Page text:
Stephen and Carla ponder their options

Ministry of Fear was adapted by Seton I. Miller – whose previous writing credits include The Adventures of Robin Hood, The Dawn Patrol and Here Comes Mr. Jordan – from the novel of almost the same name (there is a reason that the title of the book includes the definite article and the film title does not) by Graham Greene, who apparently disliked the film immensely, in part because of the changes made to his story. Director Fritz Lang was also curiously dismissive of the film and is reputed to have later even apologised to Greene in person for it. With all due respect to the considerable talents of these men, I have to side with the contributors to the special features on this disc and suggest that both were unfairly harsh about what remains a cracking noir thriller, one with enough effective twists to keep even alert first-timers guessing and whose brisk pacing and filmic economy ensure there's nothing even approaching a dull moment. An on-form ­Ray Milland brings a believable air of vulnerability to Neale, which is built on by Lang and cinematographer Henry Sharp, whose canny camera placement and expressionistic use of light and shadow can transform seemingly safe locations into potential danger zones and studio-built exteriors into sometimes striking dreamscapes. And while this adaptation does soften elements of Greene's darker and more complex novel and lacks the socio-political depth and ground-breaking cinematic technique of Lang's more celebrated work, as a pure film entertainment, I'd say it's up there with his American best.

sound and vision

One thing that any decent transfer of a noir thriller demands is that the blacks are consistently solid, and on this 1.37:1 2K remaster from Universal they're dark enough to pull in nearby planets, but not crushed to the level where they harm the surrounding shadow detail. Indeed, the contrast is very nicely graded here, something particularly evident in the brighter scenes. Detail is sharp and clearly defined, a fine film grain is visible, and the restoration has taken care of any dust spots and traces of damage and locked the image in frame so that there is no errant movement or jitter. Very nice.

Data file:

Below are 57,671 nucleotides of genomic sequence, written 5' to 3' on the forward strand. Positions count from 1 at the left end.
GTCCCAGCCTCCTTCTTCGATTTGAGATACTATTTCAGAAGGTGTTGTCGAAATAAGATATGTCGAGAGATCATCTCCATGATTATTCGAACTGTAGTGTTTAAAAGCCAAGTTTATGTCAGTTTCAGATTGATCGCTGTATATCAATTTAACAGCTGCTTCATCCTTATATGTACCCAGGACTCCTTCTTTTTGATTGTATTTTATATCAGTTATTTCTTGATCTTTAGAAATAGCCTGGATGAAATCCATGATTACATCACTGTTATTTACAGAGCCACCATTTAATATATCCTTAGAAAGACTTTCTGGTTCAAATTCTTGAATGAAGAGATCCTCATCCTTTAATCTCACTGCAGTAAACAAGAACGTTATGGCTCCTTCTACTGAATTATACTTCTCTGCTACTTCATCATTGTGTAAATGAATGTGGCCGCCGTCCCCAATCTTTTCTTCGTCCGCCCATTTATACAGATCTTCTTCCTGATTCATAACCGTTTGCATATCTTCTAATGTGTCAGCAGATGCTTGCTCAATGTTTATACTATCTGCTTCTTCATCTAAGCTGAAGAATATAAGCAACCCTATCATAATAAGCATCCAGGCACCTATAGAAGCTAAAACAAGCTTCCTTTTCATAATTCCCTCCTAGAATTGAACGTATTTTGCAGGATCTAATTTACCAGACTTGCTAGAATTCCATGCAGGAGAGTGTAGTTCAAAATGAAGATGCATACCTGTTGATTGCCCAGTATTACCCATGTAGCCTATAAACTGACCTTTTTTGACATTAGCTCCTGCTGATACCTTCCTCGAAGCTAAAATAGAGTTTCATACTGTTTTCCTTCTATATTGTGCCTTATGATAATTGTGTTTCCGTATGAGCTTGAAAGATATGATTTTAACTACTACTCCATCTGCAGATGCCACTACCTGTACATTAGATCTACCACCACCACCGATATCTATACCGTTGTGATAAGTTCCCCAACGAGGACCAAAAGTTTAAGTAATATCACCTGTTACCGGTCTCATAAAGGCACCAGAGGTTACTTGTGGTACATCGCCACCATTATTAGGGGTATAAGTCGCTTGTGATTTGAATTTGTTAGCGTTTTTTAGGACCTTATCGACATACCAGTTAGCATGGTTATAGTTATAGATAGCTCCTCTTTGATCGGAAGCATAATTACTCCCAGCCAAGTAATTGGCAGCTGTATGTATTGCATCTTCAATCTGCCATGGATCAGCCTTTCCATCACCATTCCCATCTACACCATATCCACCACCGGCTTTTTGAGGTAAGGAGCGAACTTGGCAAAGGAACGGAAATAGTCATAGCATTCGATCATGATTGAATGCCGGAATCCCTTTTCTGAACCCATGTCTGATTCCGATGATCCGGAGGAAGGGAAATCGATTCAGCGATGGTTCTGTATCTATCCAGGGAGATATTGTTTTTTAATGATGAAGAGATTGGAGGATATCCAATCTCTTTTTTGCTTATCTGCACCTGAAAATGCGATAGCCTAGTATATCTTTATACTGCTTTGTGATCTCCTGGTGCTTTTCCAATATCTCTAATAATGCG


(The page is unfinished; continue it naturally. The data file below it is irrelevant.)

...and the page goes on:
Stephen finds a clue

The Linear PCM 1.0 mono trace is clear within the expected range restrictions (no real bass and a slight treble bias), and there's no background hiss or other traces of wear. Again, a solid restoration job.

Optional English subtitles for the deaf and hearing impaired have been included.

extra features

The BFI Interview with Fritz Lang (79:25)
This is a bit of a find, an audio recording of a Q&A with Fritz Lang, recorded after a screening of Metropolis at the National Film Theatre in London on 8 January 1962 in what sounds more like a medium-sized room than the auditorium in which such discussions usually took place. Particularly intriguing is the statement made up front by the host Stanley Reed that everything said here is confidential and that anyone planning to write an article based on what is said here should submit it to Mr. Lang for approval before publication. Lang himself is a delightful and often witty interviewee, and answers questions frankly on the difference between the German film industry today and the UFA days, the role of violence in his films, the problems of shooting for television ("We are not directors any more, we are traffic cops" a friend who worked in the medium told him), sourcing his script ideas from true-life stories, and a whole lot more. He makes his opposition to censorship clear, reveals that M the film he is most satisfied with, and while he loved Fellini's La Dolce Vita, he has no time at all for Antonioni's L'Avventura, and even claims it has no reason to exist. A terrific extra.

Selected Scenes Commentary with Neil Sinyard (35:14)